A home owner in St. Anthony, Minnesota received an anonymous letter from a neighbor recently chastising she and her husband for their Christmas light display. “I couldn’t help but notice your Christmas light display. During these unprecedented times, we have all experienced challenges which casual words just don’t describe what we’re feeling. The idea of twinkling, colorful lights are a reminder of divisions that continue to run through our society, a reminder of systemic biases against our neighbors who don’t celebrate Christmas or who can’t afford to put up lights of their own,” the letter, shared by Crime Watch Minneapolis, reads. “We must do the work of educating ourselves about the harmful impact an outward facing display like yours can have.” The letter then challenges the homeowner to “respect the dignity of all people, while striving to learn from differences, ideas, and opinions of our neighbors. We must come together collectively and challenge these institutional inequities,” the letter concludes. The woman said that she and her husband were “very surprised, shocked and saddened by the letter.” She explained that “these times we live in are so divisive” and that it’s “a sad statement that Christmas lights have to be a target.” (Fox News)


Breakdancing Added to 2024 Paris Games

Breakdancing became an official Olympic sport as in the International Olympic Committee’s pursuit of urban events to lure a younger audience saw street dance battles officially added to the medal events program at the 2024 Paris Games. The IOC also announced the 2024 Paris Games will feature 100 percent gender equality in its athlete quotas. The 2024 event will have exactly 50 percent male and female participation, surpassing that of the Tokyo Games. “With this program, we are making the Olympic Games Paris 2024 fit for the post-corona world,” IOC president Thomas Bach said in a statement earlier this week. “We are further reducing the cost and complexity of hosting the Games. While we will achieve gender equality already at the upcoming Olympic Games Tokyo 2020, we will see for the first time in Olympic history the participation of the exact same number of female athletes as male athletes. There is also a strong focus on youth.” (CBS News)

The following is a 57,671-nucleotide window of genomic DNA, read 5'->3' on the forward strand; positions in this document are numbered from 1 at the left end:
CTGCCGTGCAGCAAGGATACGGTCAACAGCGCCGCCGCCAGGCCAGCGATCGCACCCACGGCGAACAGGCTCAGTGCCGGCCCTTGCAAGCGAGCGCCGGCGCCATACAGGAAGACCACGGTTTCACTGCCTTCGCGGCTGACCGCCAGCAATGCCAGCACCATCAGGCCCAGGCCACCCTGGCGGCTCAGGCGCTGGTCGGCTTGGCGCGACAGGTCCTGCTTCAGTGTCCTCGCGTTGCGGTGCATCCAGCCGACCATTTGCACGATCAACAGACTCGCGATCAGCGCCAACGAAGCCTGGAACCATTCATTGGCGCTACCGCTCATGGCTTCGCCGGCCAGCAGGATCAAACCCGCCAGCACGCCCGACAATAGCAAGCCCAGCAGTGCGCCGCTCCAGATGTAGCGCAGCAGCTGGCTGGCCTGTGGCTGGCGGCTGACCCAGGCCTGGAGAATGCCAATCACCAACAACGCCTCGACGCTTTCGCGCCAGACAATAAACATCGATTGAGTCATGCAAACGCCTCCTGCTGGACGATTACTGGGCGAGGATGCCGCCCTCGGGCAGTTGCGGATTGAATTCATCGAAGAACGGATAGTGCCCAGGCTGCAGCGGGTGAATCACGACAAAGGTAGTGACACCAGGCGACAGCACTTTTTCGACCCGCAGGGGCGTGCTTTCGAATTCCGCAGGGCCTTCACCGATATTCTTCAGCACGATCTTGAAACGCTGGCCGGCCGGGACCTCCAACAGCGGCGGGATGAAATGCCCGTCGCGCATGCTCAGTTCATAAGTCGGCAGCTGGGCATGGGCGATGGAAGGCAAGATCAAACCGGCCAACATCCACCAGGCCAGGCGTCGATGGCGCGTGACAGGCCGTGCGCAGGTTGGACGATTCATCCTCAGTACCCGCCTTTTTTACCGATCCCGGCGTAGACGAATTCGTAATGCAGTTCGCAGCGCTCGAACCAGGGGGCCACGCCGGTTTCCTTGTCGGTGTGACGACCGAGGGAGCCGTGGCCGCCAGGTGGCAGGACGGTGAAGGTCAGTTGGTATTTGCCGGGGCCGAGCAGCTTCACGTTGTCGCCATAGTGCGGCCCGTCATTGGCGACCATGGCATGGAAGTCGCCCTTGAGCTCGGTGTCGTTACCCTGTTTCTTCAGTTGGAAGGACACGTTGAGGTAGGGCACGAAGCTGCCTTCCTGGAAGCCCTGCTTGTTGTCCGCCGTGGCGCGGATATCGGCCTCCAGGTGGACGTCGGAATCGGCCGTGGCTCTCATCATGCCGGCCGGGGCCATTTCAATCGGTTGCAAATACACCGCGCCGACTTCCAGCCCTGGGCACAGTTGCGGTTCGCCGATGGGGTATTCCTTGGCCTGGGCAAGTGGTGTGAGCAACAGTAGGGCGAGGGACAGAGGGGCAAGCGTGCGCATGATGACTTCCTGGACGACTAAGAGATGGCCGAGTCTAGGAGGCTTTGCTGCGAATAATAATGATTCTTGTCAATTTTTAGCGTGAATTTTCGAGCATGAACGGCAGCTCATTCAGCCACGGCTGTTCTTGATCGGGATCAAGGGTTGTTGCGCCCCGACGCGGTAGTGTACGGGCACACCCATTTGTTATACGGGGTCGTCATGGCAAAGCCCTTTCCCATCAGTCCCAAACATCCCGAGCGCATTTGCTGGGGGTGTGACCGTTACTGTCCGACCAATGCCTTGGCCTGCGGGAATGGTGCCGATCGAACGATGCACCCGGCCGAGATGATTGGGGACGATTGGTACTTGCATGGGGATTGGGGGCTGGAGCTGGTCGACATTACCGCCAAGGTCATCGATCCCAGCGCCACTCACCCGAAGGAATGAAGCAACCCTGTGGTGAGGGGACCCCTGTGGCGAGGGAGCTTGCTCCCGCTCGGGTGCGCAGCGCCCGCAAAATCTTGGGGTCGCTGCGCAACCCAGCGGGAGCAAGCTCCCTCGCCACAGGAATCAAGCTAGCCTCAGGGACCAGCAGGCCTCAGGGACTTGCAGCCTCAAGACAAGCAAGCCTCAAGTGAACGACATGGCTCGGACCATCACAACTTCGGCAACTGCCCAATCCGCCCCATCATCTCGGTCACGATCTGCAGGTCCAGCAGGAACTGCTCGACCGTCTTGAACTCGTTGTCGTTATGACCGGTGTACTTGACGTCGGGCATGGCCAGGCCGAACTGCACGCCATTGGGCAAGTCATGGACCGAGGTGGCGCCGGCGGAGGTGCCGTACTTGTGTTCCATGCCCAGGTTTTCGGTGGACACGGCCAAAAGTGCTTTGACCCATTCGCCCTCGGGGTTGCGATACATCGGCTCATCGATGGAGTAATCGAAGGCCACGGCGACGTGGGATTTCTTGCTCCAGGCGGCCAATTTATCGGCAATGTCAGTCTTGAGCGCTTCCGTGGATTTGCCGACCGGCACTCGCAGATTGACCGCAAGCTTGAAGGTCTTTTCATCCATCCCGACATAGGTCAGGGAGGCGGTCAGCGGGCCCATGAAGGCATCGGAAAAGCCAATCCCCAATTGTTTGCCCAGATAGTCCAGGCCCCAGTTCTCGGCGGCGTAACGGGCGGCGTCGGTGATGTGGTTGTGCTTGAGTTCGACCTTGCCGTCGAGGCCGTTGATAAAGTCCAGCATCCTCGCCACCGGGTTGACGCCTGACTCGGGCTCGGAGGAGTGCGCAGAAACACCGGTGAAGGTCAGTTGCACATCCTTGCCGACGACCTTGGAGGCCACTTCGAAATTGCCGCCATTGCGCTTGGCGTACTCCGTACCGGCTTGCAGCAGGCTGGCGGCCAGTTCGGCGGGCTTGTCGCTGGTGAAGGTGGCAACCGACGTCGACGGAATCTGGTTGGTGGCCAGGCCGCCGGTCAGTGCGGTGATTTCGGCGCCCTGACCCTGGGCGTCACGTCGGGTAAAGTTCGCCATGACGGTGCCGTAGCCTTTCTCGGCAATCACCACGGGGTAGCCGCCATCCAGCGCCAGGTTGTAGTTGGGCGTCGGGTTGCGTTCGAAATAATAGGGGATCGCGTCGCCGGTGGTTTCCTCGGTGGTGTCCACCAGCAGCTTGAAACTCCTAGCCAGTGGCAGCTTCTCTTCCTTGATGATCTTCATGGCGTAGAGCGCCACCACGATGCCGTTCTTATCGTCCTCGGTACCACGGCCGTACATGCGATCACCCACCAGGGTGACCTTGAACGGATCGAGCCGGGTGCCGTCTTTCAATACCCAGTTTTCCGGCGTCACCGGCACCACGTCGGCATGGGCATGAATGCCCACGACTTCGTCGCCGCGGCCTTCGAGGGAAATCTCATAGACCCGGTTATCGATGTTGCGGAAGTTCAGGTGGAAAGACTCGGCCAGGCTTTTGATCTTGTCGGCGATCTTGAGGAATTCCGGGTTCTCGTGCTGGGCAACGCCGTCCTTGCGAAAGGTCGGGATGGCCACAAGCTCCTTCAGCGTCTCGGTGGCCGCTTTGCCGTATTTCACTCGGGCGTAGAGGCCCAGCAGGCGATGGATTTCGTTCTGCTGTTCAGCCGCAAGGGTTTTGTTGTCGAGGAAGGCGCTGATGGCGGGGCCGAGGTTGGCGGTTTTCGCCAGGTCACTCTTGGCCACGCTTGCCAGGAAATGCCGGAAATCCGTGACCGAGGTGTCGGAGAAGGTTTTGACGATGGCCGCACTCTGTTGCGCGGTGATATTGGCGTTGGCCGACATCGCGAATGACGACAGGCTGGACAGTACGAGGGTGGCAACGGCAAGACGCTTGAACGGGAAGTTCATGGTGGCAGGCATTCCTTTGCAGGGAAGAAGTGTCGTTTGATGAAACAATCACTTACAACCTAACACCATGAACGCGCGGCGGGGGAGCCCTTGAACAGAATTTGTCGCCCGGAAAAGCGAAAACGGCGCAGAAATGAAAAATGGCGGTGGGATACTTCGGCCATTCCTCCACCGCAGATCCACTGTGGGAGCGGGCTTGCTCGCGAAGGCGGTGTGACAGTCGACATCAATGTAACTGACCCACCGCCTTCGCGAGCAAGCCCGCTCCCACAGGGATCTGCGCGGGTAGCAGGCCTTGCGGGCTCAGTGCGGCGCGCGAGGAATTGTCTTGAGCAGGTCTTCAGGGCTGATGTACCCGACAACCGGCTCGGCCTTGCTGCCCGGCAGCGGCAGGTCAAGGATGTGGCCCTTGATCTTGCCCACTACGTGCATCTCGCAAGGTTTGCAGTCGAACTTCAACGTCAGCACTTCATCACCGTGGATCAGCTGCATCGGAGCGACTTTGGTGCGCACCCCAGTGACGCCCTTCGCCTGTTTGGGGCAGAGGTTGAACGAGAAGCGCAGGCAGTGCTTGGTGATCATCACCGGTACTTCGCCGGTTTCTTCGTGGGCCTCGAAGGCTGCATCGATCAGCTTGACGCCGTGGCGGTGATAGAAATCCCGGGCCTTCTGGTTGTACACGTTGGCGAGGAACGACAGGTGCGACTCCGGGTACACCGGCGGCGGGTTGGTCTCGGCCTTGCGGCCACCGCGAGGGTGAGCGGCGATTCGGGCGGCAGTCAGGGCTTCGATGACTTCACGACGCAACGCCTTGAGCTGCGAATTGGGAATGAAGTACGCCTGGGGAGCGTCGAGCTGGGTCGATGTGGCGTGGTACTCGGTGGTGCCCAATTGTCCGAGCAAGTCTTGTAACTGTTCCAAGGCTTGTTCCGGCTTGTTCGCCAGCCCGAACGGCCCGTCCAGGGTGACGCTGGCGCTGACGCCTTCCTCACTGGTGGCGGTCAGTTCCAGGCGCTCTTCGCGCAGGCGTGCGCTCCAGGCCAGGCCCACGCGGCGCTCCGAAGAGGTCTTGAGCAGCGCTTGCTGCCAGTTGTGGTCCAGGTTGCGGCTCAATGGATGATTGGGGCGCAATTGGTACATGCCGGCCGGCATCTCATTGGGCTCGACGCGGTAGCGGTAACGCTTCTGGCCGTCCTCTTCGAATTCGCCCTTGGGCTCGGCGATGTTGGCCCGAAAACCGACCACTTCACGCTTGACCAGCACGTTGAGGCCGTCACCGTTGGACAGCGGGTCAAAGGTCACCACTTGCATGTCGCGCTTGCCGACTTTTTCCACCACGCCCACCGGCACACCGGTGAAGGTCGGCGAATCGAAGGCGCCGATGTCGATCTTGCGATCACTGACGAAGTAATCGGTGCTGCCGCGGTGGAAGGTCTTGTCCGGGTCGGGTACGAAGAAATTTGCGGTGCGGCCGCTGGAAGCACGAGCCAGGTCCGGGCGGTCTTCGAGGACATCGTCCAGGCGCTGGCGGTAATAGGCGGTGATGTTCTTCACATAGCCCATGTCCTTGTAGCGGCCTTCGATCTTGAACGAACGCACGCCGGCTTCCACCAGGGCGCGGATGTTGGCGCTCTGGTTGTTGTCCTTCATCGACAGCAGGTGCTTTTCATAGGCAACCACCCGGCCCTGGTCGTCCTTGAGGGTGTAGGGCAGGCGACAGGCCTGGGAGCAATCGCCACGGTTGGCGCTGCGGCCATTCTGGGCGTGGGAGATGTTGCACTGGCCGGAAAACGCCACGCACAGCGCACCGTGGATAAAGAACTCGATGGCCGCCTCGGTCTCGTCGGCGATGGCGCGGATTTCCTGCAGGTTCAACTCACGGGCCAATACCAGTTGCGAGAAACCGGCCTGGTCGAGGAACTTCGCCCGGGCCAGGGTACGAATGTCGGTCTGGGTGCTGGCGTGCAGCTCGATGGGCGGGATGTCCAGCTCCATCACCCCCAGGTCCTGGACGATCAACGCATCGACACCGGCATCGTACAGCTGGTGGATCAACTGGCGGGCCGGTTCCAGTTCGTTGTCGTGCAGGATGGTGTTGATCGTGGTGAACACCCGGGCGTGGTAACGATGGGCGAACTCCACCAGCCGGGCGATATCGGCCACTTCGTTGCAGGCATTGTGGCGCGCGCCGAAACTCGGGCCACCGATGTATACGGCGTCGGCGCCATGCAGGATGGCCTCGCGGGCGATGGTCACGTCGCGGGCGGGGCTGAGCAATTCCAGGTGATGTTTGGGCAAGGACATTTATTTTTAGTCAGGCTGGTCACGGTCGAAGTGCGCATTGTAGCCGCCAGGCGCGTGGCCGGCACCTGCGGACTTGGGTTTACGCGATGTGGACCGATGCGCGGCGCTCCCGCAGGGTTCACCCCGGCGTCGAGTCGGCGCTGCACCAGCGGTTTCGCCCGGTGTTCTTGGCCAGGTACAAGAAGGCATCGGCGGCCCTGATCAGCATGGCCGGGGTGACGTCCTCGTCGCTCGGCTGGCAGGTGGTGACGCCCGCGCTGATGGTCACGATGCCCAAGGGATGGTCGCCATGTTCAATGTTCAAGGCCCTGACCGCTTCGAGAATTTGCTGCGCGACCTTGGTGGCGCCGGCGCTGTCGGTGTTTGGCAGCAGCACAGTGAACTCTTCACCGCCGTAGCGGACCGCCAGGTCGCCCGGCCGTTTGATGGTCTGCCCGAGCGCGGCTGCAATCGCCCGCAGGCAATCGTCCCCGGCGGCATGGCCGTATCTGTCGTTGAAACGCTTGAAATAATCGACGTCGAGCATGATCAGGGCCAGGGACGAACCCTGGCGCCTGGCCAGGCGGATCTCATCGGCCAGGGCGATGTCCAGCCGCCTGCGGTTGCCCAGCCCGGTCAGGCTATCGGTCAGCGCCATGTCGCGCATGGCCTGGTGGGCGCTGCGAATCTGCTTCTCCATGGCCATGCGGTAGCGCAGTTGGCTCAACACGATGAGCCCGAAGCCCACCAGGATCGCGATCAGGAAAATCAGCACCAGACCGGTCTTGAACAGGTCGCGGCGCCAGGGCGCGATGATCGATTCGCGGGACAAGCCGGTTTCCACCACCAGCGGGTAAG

More in US access food banks

The number of Americans facing hunger will jump from 35 million a year ago to over 50 million by the end of 2020, with the pandemic forcing many to access food banks for the first time, according to a new report by Feeding America. Some states are more affected than others, Nevada, which has suffered a drop in tourism since March, is expected to move from 20th place in 2018 to fifth place this year in food insecurity, according to the report, while Mississippi, Arkansas, Alabama and Louisiana are struggling more. (Associated Press)


Kids take car for multi-state joyride, allegedly as part of social media challenge

A social media challenge may have inspired a 12-year-old boy to take his 7-year-old cousin on a five-hour, multistate joyride from New York to the New Jersey-Delaware border. Investigators looking into a report of two missing children earlier this week say surveillance video showed a 12-year-old boy taking the keys for a white Range Rover. Then, he and his 7-year-old female cousin drove off from their home in New York City. Police used E-ZPass and license plate readers to track the vehicle. New Jersey state troopers later spotted the SUV, flashing sirens to get it to stop, but said the boy sped off. Police eased off the pursuit for the safety of the children. Eventually, the 12-year-old used his dad’s credit card to buy cookies at a rest stop. The credit card was flagged and the kids apprehended. They were taken into custody and are OK. They were later released to their family and taken home. Police said no one will face any charges. (WLBT)